It rains. And it rains. Soon, the weatherman tells us, the snow will be gone from our yards and gardens, slowly whittled away by pelting water that falls steadily from the bleak skies.
The river roils with energy, its power unleashed and clearly visible.
The water pushes its way through town, tumbling toward the lower (but truly higher) falls where it hurtles over the edge and drops to a wider and more peaceful valley flow.
This is not the highest it has been in the past five years; there have been times when to stand on the suspension bridge meant getting soaked from the spray. However, more rain is expected over the next two days, with temperatures that will encourage continued snowmelt.
Downtown was quiet this afternoon compared to the noise of Saturday’s St. Patrick’s Day parade. We avoided the crowds and noise then (sorry, no parade pictures due to our 5th year of not going) but today SuperDad and I had a late lunch/early supper of corned beef sandwiches at the Irish pub. The taste was so rich and flavorful that I had to close my eyes and focus on each bite. As I write this, four hours have passed and I’m still smiling — this is what good food can do to a person.
The view across the street from the restaurant, however, is different story.
I’m not smiling over this scene, despite it being positive progress; this structure that was erected for Expo ’74 — and has housed the 1909 Looff Carrousel since 1975 — is being dismantled, torn down after 42 years. The carrousel itself, with its band organ and wonderful painted horses and other animals, is safely in storage (and/or being restored) during the time needed to take down the old building and put up a new one. The park feels achingly empty without the carrousel. I’ll have to wait another year to have that space filled once again.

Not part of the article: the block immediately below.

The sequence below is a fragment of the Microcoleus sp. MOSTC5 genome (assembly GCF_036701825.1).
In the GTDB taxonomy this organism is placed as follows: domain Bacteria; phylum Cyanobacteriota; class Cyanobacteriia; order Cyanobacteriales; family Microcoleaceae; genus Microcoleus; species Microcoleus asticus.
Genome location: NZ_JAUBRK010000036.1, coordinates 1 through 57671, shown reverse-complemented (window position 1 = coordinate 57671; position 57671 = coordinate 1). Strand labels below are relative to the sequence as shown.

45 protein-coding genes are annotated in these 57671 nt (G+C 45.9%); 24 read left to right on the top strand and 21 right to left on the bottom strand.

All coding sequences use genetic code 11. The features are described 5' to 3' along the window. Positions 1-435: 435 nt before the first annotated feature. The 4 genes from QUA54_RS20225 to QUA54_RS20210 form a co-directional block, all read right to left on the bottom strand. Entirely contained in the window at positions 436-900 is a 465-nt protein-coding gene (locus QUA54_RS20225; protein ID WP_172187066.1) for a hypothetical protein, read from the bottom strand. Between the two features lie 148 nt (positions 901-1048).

The iconic clock tower is all that is left of the railroad depot that originally dominated this piece of land. Burlington Northern donated the land for Expo 74 and the result is a lovely park that anchors various events in downtown Spokane.
This is what it looked like before it became a park:
The former passenger depot, built in 1902
The old rail yards became the location of Expo ’74. Now known as Riverfront Park, the Spokane River flows past meadows used for outdoor concerts, the opera house, the convention center, sculptures, walking and biking paths, and an historic 1909 Looff Carousel.
Above photo found at https://flic.kr/p/6kNWCz
This is a “recipe” that was used by another city just 12 years later, when Vancouver, British Columbia, hosted Expo ’86. Old rail yards and run-down property were turned into a beautiful showplace for the city to enjoy long after the Exposition left town.
**The photograph showing an Expo ’74 official program was found at https://www.flickr.com/photos/expomuseum/3505956193/in/set-72157617763182810
**All other photographs are my own, although obviously I took photos of old public images that were on display for all to see at Riverfront Park.
Children of all ages enjoy feeding the goat used napkins and other bits of trash.
Last summer, the City of Spokane marked the 40th birthday of our infamous garbage-eating goat. There was birthday cake served to the people who came to the party and a special beer served at the Irish pub across the street from the goat’s park home.
I have been remiss in sharing with you the interesting places we have here, so I will be making an effort in posting My Town Monday pieces on a semi-regular basis. What better time than the lunar new year named for a goat?
Did you celebrate the lunar new year over the past two weeks?